By the 5th of May, it had become clear that the vessel wouldn’t be returned to the owners before the final cancellation date of the 8th of May and by that time the rates had also fallen. The owners wanted to make an extension to the cancellation date and take it to the 11th of May and as a result, the new charterer’s demanded a reduction to the daily hire for the new fixture at a rate of US$31,500. 
The Mercator claimed for damages for the loss of the difference between the original rate and the reduced rate over the period of the fixture to the new charterers, Cargill. The sum calculated by Mercator came to a total of US$1,364,584.37, with the daily rate of US$8,000. However, the charterers argued that Mercator was not entitled to damages calculated by reference to their dealings with other new charterers. Rather that they were only entitled to the difference between the market rate and the charter rate for the number of days that they were deprived of their ship. Transfield therefore claimed that they should only pay out the sum of US$158,301.17.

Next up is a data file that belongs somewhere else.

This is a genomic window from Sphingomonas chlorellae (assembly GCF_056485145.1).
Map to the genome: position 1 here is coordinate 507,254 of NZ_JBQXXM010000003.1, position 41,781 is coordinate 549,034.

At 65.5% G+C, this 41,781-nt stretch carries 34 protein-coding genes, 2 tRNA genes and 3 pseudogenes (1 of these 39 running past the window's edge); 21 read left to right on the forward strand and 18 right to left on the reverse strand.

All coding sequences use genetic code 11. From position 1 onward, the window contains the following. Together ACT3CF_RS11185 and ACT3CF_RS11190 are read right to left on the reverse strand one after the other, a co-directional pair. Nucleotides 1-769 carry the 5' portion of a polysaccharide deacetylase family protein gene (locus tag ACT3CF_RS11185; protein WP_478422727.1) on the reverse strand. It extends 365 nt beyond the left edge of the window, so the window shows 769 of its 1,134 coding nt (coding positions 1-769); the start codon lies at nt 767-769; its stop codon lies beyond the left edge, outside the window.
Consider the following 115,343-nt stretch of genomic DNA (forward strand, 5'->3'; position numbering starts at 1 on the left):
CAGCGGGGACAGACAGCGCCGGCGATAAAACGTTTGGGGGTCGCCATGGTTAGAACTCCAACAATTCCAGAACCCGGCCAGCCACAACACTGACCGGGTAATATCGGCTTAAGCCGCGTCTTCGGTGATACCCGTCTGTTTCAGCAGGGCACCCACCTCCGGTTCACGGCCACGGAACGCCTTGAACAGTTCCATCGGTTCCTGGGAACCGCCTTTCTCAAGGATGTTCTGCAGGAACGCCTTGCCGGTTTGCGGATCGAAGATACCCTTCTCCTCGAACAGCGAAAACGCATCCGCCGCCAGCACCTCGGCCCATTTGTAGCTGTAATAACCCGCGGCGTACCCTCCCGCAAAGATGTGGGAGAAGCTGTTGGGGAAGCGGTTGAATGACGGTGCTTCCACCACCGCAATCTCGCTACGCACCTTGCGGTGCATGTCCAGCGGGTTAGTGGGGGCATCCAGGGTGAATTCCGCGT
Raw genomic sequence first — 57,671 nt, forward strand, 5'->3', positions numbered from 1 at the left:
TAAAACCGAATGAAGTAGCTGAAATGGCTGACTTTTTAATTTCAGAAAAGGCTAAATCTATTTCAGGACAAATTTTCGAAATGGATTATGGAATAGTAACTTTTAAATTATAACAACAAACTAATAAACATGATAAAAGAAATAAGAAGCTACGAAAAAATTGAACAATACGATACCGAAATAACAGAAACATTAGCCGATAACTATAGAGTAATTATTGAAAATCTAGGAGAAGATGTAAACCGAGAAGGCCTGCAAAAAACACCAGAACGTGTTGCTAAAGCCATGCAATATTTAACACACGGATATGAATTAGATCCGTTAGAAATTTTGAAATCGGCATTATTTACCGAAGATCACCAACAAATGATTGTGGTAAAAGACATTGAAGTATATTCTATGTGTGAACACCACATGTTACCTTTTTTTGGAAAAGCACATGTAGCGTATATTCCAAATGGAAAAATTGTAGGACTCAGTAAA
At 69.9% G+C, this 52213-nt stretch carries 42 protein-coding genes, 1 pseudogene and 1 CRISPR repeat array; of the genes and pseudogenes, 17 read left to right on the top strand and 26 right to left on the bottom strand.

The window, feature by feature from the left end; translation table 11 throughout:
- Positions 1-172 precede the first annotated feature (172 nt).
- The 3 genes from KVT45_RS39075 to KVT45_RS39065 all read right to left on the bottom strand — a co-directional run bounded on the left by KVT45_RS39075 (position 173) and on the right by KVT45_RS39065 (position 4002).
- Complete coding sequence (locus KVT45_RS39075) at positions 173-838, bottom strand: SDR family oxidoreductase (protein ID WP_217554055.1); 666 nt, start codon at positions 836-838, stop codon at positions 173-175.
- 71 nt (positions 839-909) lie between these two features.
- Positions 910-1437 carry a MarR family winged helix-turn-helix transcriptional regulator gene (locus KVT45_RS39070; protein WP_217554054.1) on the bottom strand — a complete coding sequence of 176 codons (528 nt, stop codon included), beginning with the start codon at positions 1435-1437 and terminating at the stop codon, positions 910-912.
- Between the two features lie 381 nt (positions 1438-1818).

The House of Lords held that liability would be confined to the latter figure. However, while they all agreed in the end result, their Lordships reasoning differed significantly making it a difficult task to determine the ratio of the case. Lord Hoffman and Lord Hope said that the fact that the loss was foreseeable was not enough. They gave importance to the question whether or not the defendant has, objectively assumed responsibility for the loss in question at the time of contracting.  Lord Hoffman gave the judgement that, ‘a party cannot be expected to assume responsibility for something that he cannot control and, because he does not know anything about it, cannot quantify. It is not enough for him to know in general and on open-ended terms that there is likely to be a follow-on fixture.’  He also held that having regard to the expectations of the market, the contracting parties wouldn’t have considered that a late return of the ship, which caused a financial loss in the follow up fixture, to be a kind of loss that the charterer was assuming responsibility for.